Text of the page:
Is Double Taxation Unfair?
What is double taxation? In regards to tax policy, double taxation refers to taxing income more than once that was not intended by the tax authorities or it is the reason given for why the tax law works as it does. So, for instance, partners are taxed on the income they receive from a partnership, but the partnership itself is not taxed because Congress intended to tax only the partners and not the partnership.
However, the double taxation argument is often presented as if it were unfair. Taxes are generally assessed on either income or transactions. Most people think of double taxation as being more than one tax assessed on the same income. For instance, corporations pay tax on their income. If they distribute some of their earnings to their shareholders, then the dividends are taxed to the shareholders. Another example commonly cited as double taxation is the taxation of estates or inheritance. It is argued that the decedent has already paid taxes on the money; therefore, it should be distributed to the beneficiaries tax-free.
But is double taxation unfair? Consider the following 2 scenarios. The 1st scenario is that you receive $100 and are taxed 40% on that amount. The 2nd scenario is that you are taxed 20% on the $100 now and then 20% of the original amount again at some later time, on the same income. Clearly, most people would describe the 2nd scenario as double taxation, yet virtually everyone would choose the 2nd scenario if they had a choice. The 2nd scenario is better because money has time value, so, therefore, the taxpayer can at least benefit from the extra 20% for a certain time. So it is not double taxation per se that is considered unfair. Rather, it is the tax rate on the amount by which most people would judge whether it was fair or not.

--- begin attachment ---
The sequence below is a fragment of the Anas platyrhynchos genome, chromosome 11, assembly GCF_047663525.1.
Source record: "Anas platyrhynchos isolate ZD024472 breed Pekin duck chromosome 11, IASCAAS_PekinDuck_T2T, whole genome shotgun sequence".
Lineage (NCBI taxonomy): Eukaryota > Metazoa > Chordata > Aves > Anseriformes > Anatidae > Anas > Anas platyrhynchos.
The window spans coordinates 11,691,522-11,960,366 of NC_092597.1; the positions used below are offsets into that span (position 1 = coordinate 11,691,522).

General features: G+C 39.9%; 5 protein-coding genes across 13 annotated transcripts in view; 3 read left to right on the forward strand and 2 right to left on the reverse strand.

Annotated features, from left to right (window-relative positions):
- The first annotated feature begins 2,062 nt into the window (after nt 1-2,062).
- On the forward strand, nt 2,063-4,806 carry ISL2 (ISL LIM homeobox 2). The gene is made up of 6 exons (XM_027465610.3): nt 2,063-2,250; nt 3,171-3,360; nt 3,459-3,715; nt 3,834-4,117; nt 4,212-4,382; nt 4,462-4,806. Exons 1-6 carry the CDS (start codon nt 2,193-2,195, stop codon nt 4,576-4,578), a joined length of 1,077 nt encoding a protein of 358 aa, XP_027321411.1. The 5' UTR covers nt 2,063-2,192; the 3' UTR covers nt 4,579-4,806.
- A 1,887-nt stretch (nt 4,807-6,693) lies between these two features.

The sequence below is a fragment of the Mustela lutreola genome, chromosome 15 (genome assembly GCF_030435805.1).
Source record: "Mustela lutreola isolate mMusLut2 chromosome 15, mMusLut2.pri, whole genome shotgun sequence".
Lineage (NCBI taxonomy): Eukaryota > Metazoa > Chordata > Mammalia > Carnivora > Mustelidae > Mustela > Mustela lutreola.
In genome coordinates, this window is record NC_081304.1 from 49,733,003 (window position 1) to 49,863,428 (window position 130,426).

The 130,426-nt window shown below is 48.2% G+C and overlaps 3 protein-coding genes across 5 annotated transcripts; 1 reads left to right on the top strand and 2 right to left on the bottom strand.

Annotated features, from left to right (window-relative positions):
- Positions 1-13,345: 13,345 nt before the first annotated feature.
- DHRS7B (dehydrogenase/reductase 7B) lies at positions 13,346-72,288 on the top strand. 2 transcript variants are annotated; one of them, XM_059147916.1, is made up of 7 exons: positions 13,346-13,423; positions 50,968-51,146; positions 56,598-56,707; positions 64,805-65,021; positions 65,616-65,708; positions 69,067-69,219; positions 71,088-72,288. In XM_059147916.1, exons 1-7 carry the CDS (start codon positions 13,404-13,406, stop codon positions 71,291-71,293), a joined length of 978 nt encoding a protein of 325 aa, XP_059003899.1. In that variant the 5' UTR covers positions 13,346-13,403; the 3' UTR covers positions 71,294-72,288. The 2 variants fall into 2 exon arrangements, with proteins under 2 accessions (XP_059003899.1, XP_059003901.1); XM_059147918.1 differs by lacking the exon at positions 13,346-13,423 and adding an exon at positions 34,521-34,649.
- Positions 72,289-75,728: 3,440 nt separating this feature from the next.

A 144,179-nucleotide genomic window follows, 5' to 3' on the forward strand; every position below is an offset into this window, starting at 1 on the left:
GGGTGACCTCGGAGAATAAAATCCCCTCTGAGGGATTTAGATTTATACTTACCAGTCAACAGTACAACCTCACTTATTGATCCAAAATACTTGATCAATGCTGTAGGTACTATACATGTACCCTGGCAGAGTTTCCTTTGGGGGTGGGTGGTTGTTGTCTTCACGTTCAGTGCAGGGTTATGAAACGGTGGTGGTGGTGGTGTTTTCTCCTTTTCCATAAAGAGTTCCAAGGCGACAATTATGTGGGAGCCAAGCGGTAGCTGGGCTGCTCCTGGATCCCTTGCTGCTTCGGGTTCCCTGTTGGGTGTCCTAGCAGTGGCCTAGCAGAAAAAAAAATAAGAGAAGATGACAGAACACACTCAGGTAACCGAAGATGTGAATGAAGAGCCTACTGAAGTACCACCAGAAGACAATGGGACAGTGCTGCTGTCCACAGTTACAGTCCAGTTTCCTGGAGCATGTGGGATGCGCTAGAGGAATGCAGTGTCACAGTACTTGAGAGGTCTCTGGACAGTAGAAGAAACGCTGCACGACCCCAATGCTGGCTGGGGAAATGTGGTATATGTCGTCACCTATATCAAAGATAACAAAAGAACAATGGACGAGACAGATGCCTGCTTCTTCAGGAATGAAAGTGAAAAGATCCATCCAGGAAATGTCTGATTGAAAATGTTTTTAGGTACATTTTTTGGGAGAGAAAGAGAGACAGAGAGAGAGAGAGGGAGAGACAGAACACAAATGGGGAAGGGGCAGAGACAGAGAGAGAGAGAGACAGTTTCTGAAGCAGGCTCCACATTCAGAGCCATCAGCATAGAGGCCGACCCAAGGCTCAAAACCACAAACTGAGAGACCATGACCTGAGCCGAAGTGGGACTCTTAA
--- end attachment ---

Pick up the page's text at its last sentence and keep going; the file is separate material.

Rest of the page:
In both of the above scenarios, the income went to you and was taxed to you. However, the double taxation argument often refers to when a taxable entity pays taxes on money received, which is then given to other entities, usually individuals, who also must pay taxes on the money. When a corporation earns income and then distributes it to shareholders, the corporation pays taxes on the money, because it is a separate taxable entity, and the shareholders, as another taxable entity, pay tax on the dividend. When an individual earns money, he pays taxes on it. When he dies, the money is distributed to beneficiaries. Of course, thanks to a tax code that benefits the wealthy, beneficiaries do not have to pay any tax on inheritance, and why they shouldn't, it is often argued, is that it would be double taxation. Although there is an estate tax, which is the tax assessed on the estate rather than on the beneficiaries, each individual has an exemption of more than $11,000,000, so that amount can be passed to beneficiaries without any federal taxes assessed on it at all.
The argument goes that since the money has already been taxed, it should not be taxed again. This is the reason often given for not taxing inheritance. However, when you pay your gardener or your housecleaner, they have to pay taxes on that income even though you have already paid taxes on it. A tax code that favors the wealthy most often accomplishes its task by putting most of the tax burden on income earned by most people, while taxing income that accrues mostly to the wealthy at a lower rate or not at all. This explains the lower taxes on investments and inheritance.